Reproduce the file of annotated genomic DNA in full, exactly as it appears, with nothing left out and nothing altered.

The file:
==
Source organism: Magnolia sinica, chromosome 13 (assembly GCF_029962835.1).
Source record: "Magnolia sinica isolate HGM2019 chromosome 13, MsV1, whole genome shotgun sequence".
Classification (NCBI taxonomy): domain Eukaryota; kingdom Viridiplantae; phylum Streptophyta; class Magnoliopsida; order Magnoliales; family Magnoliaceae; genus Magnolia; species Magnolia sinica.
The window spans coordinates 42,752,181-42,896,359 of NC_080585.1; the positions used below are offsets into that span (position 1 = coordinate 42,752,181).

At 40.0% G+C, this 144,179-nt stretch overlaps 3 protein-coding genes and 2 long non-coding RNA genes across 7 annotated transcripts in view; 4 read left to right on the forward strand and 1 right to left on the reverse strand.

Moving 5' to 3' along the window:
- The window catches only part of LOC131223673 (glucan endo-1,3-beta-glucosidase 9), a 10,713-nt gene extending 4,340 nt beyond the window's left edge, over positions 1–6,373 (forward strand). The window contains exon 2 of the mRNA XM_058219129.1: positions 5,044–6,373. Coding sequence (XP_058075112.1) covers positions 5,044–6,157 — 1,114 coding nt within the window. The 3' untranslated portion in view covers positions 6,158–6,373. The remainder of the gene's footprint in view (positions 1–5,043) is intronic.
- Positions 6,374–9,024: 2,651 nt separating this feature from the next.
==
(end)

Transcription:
Source organism: Magnolia sinica, chromosome 13 (assembly GCF_029962835.1).
Source record: "Magnolia sinica isolate HGM2019 chromosome 13, MsV1, whole genome shotgun sequence".
Classification (NCBI taxonomy): domain Eukaryota; kingdom Viridiplantae; phylum Streptophyta; class Magnoliopsida; order Magnoliales; family Magnoliaceae; genus Magnolia; species Magnolia sinica.
The window spans coordinates 42,752,181-42,896,359 of NC_080585.1; the positions used below are offsets into that span (position 1 = coordinate 42,752,181).

At 40.0% G+C, this 144,179-nt stretch overlaps 3 protein-coding genes and 2 long non-coding RNA genes across 7 annotated transcripts in view; 4 read left to right on the forward strand and 1 right to left on the reverse strand.

Moving 5' to 3' along the window:
- The window catches only part of LOC131223673 (glucan endo-1,3-beta-glucosidase 9), a 10,713-nt gene extending 4,340 nt beyond the window's left edge, over positions 1–6,373 (forward strand). The window contains exon 2 of the mRNA XM_058219129.1: positions 5,044–6,373. Coding sequence (XP_058075112.1) covers positions 5,044–6,157 — 1,114 coding nt within the window. The 3' untranslated portion in view covers positions 6,158–6,373. The remainder of the gene's footprint in view (positions 1–5,043) is intronic.
- Positions 6,374–9,024: 2,651 nt separating this feature from the next.